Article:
The Okavango Delta is one of Botswana’s leading tourist areas due to its rich wildlife resources and the scenic beauty it inherits. The Okavango region has experienced vast development in parallel to the development of tourism industry. Tourism in the Okavango Delta also provides employment opportunities to local communities and it is a significant source of foreign exchange for Botswana. Despite its positive socio-economic impacts, the industry is beginning to have detrimental environmental impacts in the area such as the destruction of the area’s ecology through driving outside the prescribed trails, noise pollution and poor waste management. It is vital that the community and the responsible authorities be attentive to responsible tourism which gives the area a substantial value that prevents it being used for ranching to the impairment of wildlife and land.
Human settlements near this significant ecosystem have become a wide-reaching concern as the Okavango Delta is a Ramsar Site. Accelerated population growth and growing economic facilities near this area which is a tourist attraction is shown to be a major driving force behind human-settlement sprawl. As a result of increasing numbers of young educated people seeking urban employment, the urban sprawl can also be observed in this region. Furthermore, infrastructure development, associated with habitat fragmentation, is related economic expansion which are not always environmentally responsible. It is vital to take immediate and sustainable actions to address the primary causes for these threats which are, population growth, rural income opportunities, urban employment opportunities and environmentally inconsiderate infrastructure development. It is necessary to be attentive on these fast-moving changes in the surrounding environment and the social aspect of it.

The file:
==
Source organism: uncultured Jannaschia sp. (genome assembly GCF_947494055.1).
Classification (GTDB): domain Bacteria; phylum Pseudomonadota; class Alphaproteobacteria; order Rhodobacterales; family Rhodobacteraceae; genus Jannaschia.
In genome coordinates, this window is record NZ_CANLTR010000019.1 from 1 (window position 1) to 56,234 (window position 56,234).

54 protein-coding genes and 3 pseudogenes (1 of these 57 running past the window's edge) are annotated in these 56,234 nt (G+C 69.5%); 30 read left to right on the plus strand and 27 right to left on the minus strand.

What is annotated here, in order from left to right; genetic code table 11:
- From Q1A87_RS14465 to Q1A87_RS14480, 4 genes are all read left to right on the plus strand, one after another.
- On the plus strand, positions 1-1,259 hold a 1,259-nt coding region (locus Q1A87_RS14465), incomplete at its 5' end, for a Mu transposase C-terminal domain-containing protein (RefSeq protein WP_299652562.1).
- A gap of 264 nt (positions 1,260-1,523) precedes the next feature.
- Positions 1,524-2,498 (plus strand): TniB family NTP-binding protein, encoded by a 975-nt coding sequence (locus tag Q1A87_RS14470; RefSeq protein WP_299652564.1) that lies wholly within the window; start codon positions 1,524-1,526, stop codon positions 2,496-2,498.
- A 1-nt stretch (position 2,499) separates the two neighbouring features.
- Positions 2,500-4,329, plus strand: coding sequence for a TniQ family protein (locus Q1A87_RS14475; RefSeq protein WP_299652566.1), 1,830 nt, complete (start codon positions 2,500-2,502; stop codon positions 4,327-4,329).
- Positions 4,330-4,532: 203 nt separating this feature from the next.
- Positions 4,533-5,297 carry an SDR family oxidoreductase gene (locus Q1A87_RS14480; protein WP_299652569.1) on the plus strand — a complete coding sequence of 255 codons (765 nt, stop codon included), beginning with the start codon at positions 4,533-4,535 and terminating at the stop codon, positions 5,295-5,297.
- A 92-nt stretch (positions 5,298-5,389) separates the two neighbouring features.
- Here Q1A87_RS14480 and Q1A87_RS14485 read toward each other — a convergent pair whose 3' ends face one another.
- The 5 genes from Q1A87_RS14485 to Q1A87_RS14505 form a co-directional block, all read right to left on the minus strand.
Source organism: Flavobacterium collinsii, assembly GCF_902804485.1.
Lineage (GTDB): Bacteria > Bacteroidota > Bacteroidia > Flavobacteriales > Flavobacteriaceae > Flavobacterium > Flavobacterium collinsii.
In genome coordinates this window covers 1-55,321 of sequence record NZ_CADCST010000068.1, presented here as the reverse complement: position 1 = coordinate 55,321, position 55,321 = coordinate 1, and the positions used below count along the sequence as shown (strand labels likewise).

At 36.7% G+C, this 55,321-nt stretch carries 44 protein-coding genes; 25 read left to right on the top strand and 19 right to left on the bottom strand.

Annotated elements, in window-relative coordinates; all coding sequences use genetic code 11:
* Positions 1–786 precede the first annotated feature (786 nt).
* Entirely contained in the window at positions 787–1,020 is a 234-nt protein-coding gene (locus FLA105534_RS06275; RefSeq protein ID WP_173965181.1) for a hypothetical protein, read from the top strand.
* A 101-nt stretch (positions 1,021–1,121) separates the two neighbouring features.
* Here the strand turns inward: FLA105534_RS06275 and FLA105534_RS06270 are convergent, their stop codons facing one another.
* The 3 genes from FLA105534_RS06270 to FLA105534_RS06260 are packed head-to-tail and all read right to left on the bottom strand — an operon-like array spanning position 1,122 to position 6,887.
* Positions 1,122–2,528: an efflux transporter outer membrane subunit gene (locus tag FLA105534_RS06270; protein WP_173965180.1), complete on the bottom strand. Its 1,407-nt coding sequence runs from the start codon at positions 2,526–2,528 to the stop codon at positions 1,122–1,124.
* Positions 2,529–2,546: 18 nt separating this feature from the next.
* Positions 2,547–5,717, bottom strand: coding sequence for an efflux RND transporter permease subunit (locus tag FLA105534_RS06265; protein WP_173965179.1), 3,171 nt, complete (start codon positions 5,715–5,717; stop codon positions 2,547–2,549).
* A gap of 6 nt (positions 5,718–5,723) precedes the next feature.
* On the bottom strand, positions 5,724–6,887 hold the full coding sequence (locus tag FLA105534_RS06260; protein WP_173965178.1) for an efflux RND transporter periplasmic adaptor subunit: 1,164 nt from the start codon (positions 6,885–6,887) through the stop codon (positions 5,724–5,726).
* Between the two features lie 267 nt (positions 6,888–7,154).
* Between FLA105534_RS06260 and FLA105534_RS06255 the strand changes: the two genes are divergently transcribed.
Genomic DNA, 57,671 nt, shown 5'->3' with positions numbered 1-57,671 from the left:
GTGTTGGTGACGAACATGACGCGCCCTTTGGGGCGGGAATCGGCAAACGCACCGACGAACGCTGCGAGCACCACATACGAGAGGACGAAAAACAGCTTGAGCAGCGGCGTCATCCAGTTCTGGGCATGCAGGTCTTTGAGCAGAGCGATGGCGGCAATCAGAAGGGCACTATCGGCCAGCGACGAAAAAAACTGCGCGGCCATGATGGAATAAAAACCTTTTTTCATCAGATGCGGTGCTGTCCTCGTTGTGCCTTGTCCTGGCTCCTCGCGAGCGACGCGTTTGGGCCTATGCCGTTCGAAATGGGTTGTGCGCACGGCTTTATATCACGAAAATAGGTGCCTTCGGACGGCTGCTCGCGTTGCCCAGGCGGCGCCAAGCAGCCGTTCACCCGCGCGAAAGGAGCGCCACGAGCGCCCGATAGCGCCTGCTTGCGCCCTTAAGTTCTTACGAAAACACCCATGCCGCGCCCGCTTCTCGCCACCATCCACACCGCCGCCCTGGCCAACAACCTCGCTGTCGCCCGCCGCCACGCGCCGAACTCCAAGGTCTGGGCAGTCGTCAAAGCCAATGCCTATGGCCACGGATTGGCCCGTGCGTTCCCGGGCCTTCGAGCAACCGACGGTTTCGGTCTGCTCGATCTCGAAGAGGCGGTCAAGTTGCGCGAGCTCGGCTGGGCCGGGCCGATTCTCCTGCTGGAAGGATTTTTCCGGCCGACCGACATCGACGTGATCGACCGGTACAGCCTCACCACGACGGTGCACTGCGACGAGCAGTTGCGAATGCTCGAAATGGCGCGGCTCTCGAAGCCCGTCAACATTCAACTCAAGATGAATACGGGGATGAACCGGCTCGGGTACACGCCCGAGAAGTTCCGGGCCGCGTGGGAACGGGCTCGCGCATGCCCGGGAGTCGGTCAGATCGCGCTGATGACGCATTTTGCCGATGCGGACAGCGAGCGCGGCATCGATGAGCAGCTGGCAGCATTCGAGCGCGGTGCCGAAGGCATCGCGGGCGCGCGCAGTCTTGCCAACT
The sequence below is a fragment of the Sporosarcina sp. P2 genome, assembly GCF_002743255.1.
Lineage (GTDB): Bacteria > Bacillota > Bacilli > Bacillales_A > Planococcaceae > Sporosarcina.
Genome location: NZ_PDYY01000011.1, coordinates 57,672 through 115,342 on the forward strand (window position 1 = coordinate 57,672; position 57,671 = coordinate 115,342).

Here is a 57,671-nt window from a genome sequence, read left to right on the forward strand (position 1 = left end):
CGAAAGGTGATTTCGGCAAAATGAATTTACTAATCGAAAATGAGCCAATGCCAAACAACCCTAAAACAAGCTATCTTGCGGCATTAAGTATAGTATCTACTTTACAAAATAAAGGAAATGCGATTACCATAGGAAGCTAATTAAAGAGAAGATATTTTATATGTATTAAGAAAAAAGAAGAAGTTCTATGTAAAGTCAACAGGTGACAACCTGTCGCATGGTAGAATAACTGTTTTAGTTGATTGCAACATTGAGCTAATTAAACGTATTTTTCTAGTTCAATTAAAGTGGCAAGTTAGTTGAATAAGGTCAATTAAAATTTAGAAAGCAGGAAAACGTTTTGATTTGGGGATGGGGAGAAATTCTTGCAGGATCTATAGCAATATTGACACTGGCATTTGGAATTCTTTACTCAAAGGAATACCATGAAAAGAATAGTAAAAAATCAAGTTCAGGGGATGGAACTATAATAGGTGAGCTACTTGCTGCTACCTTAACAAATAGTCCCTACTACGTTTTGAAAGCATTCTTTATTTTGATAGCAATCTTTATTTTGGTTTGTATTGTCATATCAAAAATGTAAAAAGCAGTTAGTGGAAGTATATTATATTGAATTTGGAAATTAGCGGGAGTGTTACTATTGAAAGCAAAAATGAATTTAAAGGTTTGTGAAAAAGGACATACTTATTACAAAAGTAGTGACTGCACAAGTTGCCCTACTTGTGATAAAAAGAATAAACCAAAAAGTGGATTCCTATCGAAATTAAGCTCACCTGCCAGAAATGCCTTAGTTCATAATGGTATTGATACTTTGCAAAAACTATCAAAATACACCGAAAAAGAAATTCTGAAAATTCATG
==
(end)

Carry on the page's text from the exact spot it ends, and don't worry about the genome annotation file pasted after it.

Trans-boundary and upstream-downstream inequities are also affecting the management of the Okavango watershed. While Angola provides 95% of the delta’s water, it is Botswana that largely secures the majority of benefits of ecotourism centered on the region’s annual wildlife spectacle. In short, development decisions made upstream have a significant effect on the people and animals who live downstream. There are some important conservation initiative addressing these issues.
Since 2018, together with The Nature Conservancy (TNC), the government of Angola and the Permanent Okavango River Basin Water Commission (OKACOM) are in collaboration—as well as other organizations including the World Wildlife Fund, Peace Parks Foundation, Conservation International, Namibia Nature Foundation and National Geographic’s Okavango Wilderness Project—on a three-pronged approach that balances the needs of people and nature across the basin. The first goal is to plan smart development in the headwaters region of Angola. Community-based conservation is critical because people are dependent on natural resources. It is very important to let the local communities to take full ownership of these resources, manage them and also derive a livelihood.